Köbel even went so far as to express fractions in Roman numerals! Did you know that Roman fractions

Try looking for a least common denominator with that notation! Or try figuring out a wheel to pinion ratio from either XVI : LXXXXVI (additive method) or IIIIXX : XCVI (subtractive method), and in the same manner, compute the ratios all the way from the great wheel to the escape wheel. Alternatively, try using the ratio
355 or; CCCLV

113       CXIII

to compute the circumference of a circle using Roman numeral notation. The resultant of this ratio,
355

113

is 3.14159, or π, and I cannot find any logical method anywhere to properly express and use π in Roman numerals. (Nor do I really want to.) Consider the 18th century merchant who asked a German professor of mathematics where he should send his son for an education in business. The professor replied that any student could learn addition and subtraction in a German university, but that to learn multiplication and division, said student should travel to Italy--which country had adopted the Hindo-Arabic system. Giovanni da Dondi used Arabic numerals on his 1348 astronomical clock, and a chamber clock with Arabic numerals appears in a 1406 French manuscript. If anyone is interested, there are algorithms which ease somewhat the seeming impossibility of multiplying LXII by XI, but we won't go into those.

2 Just to throw a figurative bucket of cold water on the glories of mediæval civilization, I must remind the reader that the Maya of Mesoamerica developed and used positional notation nearly 4,000 years before it was introduced in Europe.

7


Roman numerology also developed some other cryptic number symbols. In 1570, Conrad Dasypodius (literally, 'Rabbitsfoot') de Thurgovie, an eminent mathematician of the times, used the symbol to represent 1000, instead of the now more common M, when he rebuilt the monumental clock in the Cathedral at Strasbourg. The derivation of the was thought to be an X laid on its side, with the legs curved inward toward each other to avoid any possibility of confusing this sideways X with an erect X. Some authorities also consider this the symbol for 100,000, and we regard it as the Greek symbol for infinity. Mommsen considered the to be derived from the Greek φ (phi ), to which was assigned the value of 1,000. φ was later written in three parts as in: , to represent 1 ,000; then came to represent 400, and represented 999. Sic transit gloria mathematica !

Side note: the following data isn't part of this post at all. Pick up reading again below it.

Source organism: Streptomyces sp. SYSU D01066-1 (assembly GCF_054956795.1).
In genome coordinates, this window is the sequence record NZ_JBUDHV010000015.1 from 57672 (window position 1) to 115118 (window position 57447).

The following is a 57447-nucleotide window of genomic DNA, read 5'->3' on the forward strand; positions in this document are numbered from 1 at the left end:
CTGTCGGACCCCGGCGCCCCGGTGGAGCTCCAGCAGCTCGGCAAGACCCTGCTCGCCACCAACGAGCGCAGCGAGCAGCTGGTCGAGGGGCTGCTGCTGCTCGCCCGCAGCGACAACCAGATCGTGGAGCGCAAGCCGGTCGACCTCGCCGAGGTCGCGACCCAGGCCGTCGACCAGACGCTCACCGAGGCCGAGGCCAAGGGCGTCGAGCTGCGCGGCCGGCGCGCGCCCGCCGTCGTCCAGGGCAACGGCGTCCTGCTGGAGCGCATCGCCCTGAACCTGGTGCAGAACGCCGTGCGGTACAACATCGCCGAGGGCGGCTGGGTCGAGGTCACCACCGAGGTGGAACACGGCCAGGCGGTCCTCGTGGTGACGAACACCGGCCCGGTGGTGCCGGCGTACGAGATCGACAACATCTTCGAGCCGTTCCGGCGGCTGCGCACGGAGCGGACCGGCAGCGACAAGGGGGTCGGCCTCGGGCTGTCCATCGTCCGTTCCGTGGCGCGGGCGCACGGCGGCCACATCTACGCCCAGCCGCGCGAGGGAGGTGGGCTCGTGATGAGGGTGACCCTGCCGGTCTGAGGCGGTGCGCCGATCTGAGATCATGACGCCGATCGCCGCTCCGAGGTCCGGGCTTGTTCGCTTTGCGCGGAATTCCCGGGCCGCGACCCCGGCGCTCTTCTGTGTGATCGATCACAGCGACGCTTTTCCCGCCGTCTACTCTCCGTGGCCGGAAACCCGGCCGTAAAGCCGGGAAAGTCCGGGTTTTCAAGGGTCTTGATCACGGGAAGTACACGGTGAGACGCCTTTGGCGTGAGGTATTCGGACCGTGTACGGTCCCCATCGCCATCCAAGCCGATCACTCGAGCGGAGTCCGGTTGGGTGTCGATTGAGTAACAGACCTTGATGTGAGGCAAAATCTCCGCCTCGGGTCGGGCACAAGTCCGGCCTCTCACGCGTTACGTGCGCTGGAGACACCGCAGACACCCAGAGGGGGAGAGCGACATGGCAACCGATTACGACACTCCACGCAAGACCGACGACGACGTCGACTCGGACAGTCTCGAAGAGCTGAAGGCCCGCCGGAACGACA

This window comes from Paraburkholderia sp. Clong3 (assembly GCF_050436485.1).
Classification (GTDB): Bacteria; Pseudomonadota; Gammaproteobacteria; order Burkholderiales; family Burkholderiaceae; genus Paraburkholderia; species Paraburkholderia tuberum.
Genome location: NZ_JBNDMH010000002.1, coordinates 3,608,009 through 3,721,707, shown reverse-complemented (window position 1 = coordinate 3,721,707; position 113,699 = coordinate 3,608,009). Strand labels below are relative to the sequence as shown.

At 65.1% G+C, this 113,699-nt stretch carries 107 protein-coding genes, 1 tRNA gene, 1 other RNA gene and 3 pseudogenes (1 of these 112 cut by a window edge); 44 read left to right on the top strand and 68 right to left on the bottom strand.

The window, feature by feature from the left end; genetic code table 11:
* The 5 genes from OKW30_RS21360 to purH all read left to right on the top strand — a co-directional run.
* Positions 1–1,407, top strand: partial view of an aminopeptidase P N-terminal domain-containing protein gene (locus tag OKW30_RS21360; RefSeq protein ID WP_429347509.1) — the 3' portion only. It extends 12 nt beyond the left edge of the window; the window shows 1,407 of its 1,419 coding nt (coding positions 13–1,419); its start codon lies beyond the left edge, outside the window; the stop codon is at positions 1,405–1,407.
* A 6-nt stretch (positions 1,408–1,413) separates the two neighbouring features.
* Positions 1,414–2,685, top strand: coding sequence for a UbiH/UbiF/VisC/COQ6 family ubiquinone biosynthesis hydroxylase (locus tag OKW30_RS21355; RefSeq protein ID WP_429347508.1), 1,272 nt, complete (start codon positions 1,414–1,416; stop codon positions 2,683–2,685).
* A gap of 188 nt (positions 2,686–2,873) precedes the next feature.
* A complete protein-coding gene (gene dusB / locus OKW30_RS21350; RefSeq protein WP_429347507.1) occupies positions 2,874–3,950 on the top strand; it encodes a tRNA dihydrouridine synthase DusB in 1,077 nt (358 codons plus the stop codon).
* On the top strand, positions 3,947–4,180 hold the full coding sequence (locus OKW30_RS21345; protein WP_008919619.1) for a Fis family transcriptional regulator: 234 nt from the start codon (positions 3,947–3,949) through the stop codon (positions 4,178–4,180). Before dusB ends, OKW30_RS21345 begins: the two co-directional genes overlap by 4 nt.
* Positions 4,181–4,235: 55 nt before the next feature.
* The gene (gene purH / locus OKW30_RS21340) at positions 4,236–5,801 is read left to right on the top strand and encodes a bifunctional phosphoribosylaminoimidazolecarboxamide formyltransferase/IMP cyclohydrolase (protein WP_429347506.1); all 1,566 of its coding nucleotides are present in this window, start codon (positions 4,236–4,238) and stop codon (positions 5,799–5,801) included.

The first Strasbourg clock was "so complicated that no one could repair it when it finally stopped, and it was replaced by a new clock"--but the dial uses the IIII. Even though it has since been rebuilt at least once more, some parts of the original clock are said to be in the Strasbourg City Museum.

The Clock at Strasbourg

Figure 7. Strasbourg engraving, credit Reinhardt


8